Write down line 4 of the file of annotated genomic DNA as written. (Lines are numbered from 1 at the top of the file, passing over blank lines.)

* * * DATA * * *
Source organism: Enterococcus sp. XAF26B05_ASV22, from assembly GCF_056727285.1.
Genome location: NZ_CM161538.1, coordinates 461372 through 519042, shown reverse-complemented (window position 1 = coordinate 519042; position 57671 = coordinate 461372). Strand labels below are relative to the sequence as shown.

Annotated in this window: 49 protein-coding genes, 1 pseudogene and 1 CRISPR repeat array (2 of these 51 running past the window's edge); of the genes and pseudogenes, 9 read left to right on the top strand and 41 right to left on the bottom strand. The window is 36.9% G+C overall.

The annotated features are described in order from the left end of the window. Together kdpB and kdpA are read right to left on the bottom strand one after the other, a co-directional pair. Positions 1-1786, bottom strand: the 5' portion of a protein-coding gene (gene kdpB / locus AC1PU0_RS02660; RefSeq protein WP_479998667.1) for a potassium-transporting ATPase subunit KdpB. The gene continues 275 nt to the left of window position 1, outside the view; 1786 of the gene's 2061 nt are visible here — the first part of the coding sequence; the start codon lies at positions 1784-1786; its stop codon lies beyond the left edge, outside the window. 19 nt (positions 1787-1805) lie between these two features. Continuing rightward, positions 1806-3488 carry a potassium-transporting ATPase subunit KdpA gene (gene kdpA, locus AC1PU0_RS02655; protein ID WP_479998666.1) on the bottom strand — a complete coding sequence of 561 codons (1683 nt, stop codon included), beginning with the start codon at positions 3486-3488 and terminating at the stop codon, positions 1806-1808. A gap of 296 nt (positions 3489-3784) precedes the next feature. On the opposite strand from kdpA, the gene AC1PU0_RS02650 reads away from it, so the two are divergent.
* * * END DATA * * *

The annotated features are described in order from the left end of the window. Together kdpB and kdpA are read right to left on the bottom strand one after the other, a co-directional pair. Positions 1-1786, bottom strand: the 5' portion of a protein-coding gene (gene kdpB / locus AC1PU0_RS02660; RefSeq protein WP_479998667.1) for a potassium-transporting ATPase subunit KdpB. The gene continues 275 nt to the left of window position 1, outside the view; 1786 of the gene's 2061 nt are visible here — the first part of the coding sequence; the start codon lies at positions 1784-1786; its stop codon lies beyond the left edge, outside the window. 19 nt (positions 1787-1805) lie between these two features. Continuing rightward, positions 1806-3488 carry a potassium-transporting ATPase subunit KdpA gene (gene kdpA, locus AC1PU0_RS02655; protein ID WP_479998666.1) on the bottom strand — a complete coding sequence of 561 codons (1683 nt, stop codon included), beginning with the start codon at positions 3486-3488 and terminating at the stop codon, positions 1806-1808. A gap of 296 nt (positions 3489-3784) precedes the next feature. On the opposite strand from kdpA, the gene AC1PU0_RS02650 reads away from it, so the two are divergent.